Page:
Marlton was first employed as a full-time cartoonist at Crikey in 2007, where his political satire as First Dog on the Moon gained popularity.
Characters featured in Crikey cartoons included: the ABC Interpretive Dance Bandicoot, Brenda the Civil Disobedience Penguin, Ken the Hen (Gender Ambiguity Chicken), Warren the Water Buffalo, Prime Ministers Julia Gillard, Kevin Rudd and Tony Abbott. The Prime Ministers were depicted as a fox, a balloon and a man wearing a bucket on his head respectively.
Marlton appeared on the Australian Broadcasting Corporation (ABC) current affairs program The Insiders on 26 October 2008, discussing his favourite cartoons of the week, and again on 12 September 2010. Marlton and fellow Australian cartoonist Jon Kudelka were interviewed about why they became cartoonists. The two went on to co-author and illustrate the book Kudelka and First Dog's spiritual journey : in which two intrepid cartoonists bravely tour the dangerous* Tasmanian whiskey trail which was published in 2014. Marlton made subsequent appearances on Insiders, including in 2012, 2013 and 2014.
First Dog on the Moon's popularity led to the production of merchandise based on his characters. Products include soft toys, shirts, tea-towels, socks, playing cards, magnets, badges and calendars. His tea-towels were discussed by the Prime Minister of Australia, Kevin Rudd, on the TV chat show Rove on 21 September 2008.
Marlton has illustrated several books including the children's book The Wombat and the Grand Poohjam, written by Jackie French and published in 2009. He wrote and illustrated First Dog on the Moon's The Story of the Christmas Story which was published in 2010 and illustrated the book Got Zip! : Australia's 2013 election live from the campaign trail written by Guy Rundle.
Marlton left Crikey to work for Guardian Australia in 2014. His first cartoon for Guardian Australia was published in April that year.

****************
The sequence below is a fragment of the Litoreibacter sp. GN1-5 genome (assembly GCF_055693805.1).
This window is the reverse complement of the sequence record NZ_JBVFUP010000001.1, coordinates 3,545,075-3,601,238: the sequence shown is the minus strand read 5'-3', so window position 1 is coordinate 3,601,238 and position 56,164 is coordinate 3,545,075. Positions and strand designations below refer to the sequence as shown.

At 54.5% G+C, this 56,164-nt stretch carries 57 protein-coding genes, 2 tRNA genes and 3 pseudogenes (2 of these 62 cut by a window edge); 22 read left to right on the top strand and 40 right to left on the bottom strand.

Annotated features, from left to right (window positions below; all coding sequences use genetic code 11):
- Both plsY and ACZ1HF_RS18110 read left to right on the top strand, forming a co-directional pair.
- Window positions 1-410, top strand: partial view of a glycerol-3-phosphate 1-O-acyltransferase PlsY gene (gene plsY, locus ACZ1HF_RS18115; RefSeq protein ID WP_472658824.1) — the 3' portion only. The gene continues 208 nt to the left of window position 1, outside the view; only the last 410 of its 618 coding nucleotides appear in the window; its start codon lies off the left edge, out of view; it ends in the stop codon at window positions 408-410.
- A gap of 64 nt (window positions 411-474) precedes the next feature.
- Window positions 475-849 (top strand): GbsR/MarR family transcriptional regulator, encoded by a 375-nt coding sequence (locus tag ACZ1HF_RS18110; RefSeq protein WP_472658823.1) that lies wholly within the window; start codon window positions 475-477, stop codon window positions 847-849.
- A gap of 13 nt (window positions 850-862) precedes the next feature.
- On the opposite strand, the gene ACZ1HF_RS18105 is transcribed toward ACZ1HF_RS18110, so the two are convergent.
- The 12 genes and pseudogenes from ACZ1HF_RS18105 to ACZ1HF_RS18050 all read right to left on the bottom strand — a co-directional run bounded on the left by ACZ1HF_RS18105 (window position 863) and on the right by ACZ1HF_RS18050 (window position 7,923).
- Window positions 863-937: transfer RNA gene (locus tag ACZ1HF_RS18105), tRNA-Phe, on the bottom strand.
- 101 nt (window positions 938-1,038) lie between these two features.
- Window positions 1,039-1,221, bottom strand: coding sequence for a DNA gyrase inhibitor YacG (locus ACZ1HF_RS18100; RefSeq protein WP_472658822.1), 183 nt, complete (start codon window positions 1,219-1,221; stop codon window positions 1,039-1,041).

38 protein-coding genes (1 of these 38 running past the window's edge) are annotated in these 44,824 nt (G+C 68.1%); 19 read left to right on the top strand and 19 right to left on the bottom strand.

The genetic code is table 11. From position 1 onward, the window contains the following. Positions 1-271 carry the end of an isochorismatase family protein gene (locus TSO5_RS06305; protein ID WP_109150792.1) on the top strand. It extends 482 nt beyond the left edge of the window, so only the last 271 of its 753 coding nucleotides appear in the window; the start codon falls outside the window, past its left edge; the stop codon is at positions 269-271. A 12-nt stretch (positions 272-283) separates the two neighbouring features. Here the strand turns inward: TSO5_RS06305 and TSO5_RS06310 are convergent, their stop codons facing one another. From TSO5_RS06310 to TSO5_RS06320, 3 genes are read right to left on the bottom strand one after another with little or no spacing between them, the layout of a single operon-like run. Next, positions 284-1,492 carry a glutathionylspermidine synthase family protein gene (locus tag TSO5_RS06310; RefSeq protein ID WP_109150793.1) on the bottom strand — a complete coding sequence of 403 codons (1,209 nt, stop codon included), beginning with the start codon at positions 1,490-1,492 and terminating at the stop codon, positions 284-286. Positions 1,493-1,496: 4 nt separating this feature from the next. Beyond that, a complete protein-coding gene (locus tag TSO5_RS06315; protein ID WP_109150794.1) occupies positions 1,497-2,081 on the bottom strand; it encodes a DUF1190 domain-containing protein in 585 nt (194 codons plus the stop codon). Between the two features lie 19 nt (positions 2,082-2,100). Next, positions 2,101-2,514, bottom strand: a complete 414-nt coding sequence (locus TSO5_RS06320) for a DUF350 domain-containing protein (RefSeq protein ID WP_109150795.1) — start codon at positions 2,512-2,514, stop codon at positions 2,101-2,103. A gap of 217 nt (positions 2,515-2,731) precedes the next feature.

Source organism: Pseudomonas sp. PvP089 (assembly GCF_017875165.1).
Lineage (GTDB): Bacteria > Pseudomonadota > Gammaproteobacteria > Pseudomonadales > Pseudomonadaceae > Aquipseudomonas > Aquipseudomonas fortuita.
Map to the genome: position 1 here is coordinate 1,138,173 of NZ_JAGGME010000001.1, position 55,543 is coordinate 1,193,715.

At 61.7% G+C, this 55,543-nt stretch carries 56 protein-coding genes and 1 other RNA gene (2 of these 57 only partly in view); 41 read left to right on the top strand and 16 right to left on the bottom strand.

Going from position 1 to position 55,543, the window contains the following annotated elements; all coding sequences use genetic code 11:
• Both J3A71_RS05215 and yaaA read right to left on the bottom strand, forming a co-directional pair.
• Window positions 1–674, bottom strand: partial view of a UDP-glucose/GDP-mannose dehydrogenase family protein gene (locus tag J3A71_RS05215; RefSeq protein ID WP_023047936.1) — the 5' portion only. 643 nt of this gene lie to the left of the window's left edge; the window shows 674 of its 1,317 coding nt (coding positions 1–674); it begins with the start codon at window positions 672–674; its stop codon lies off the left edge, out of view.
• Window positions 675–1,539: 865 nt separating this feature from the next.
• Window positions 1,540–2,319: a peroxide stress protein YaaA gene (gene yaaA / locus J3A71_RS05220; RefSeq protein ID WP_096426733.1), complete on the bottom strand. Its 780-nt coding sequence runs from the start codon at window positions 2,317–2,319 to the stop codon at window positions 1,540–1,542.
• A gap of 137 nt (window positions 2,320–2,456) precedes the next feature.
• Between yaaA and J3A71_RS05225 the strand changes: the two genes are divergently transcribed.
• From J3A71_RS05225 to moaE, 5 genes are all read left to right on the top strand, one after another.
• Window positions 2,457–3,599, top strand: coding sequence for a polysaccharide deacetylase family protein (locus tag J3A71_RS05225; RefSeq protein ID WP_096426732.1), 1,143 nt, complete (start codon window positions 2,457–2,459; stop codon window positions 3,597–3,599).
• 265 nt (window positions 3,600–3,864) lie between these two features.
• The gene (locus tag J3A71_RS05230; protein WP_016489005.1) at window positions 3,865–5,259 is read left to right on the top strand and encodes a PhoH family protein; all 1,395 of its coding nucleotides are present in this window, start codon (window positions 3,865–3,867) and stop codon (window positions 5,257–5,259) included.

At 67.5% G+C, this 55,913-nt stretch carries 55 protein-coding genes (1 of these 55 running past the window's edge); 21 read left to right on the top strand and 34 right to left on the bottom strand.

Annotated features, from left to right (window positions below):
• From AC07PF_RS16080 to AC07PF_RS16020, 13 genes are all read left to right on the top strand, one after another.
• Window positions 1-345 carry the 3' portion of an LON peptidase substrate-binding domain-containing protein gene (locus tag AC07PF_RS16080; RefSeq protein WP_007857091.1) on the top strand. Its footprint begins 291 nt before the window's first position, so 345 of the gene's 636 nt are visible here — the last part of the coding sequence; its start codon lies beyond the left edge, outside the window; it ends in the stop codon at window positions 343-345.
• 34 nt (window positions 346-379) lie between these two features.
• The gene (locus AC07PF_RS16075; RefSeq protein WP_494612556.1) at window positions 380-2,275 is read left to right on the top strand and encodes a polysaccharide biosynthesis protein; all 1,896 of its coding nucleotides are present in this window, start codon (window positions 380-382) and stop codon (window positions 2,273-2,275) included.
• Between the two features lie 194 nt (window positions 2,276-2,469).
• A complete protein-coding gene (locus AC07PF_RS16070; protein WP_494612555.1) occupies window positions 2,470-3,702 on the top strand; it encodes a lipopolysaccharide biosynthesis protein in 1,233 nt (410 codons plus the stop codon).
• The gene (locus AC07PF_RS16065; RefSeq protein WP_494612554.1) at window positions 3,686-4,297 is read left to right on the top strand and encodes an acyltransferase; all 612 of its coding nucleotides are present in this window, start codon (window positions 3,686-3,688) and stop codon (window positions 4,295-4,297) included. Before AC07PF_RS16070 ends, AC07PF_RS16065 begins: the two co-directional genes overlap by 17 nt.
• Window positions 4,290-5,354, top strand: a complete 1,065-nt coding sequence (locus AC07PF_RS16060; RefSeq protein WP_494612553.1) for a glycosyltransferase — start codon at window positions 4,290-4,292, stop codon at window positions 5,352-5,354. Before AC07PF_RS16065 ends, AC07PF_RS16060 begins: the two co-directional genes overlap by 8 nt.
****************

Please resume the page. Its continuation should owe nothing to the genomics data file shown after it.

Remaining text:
Marlton's work has been exhibited in various public spaces and galleries in Australia. From 2 December 2011 until 28 January 2012 First Dog on the Moon artwork could be seen at Platform (Degraves Street Subway, Melbourne Victoria Australia) as part of the exhibition "The Universe according to First Dog on the Moon" First Dog on the Moon cartoons can also be seen as part of the Behind The Lines exhibition of the political cartoons currently on display at the Museum of Australian Democracy.
In 2013, Marlton toured his first live comedy show Cartoobs and other typos with your host First Dog on the Moon to several Australian cities after raising $6,191 via a Pozible crowd-funding campaign.
In 2015, a 240-page anthology of First Dog on the Moon cartoons entitled A Treasury of Cartoons by First Dog on the Moon was published by HarperCollins. It contained works from 2009 to 2015.
In March 2016, Marlton presented his second live comedy show at the Adelaide Fringe Festival in South Australia. Entitled "An Evening with First Dog on the Moon", the show involved Marlton talking through a powerpoint presentation then answering questions about his work and Australian politics fielded by audience members.
In December 2011 Marlton was awarded the Museum of Australian Democracy's Political Cartooning Award. On 30 November 2012, Andrew Marlton won the Walkley Award (from the Walkley Foundation) for the best political cartoon of 2012. The six panel cartoon depicted several rationalizations for ignoring the plight of asylum seekers attempting to come to Australia by boat.
Marlton is a graduate of Yarralumla Primary School. In 2012 he wrote of his adolescence: "I was a miserable teenager. But I still had something to live for. I had feminism, Dungeons & Dragons and the Ramones. Not necessarily in that order." He described his mother Paddy as a feminist, art teacher and "a staunch unionist".
He worked at Radio 2XX in Canberra in the early 1980s and was an art school dropout. Before focusing on cartooning, he held ambitions to be an actor and a painter.
He has described his own politics as "anarcho-marsupialist" and has expressed his opinion that "patriarchy (and capitalism) still need to be dismantled... I now see my role as the guy who is going to draw the cartoons about the people who are going to do it."
Marston's dog Peanut has appeared in some of his published cartoons.